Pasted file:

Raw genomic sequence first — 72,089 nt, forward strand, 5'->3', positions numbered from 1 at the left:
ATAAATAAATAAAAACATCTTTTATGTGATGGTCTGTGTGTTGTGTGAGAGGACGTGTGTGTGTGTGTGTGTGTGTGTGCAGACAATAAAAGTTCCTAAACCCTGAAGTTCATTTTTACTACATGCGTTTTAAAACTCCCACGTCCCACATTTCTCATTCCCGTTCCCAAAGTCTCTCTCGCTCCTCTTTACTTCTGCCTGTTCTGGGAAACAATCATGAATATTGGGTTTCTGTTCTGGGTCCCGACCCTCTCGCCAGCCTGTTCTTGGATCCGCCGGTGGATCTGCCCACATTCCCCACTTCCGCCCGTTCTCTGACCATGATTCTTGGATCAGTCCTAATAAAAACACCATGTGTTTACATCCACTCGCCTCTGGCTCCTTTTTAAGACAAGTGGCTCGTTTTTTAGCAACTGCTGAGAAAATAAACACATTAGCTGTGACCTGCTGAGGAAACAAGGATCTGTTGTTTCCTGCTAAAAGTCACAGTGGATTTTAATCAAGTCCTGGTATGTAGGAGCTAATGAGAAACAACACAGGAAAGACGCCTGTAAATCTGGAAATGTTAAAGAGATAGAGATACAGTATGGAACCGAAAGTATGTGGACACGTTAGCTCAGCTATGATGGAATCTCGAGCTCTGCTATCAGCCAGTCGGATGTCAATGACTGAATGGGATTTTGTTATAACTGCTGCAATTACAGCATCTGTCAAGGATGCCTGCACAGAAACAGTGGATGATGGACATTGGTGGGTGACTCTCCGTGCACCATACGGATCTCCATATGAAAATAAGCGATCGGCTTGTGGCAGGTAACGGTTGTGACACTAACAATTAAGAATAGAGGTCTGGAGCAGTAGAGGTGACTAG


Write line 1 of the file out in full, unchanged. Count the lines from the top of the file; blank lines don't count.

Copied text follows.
Raw genomic sequence first — 72,089 nt, forward strand, 5'->3', positions numbered from 1 at the left: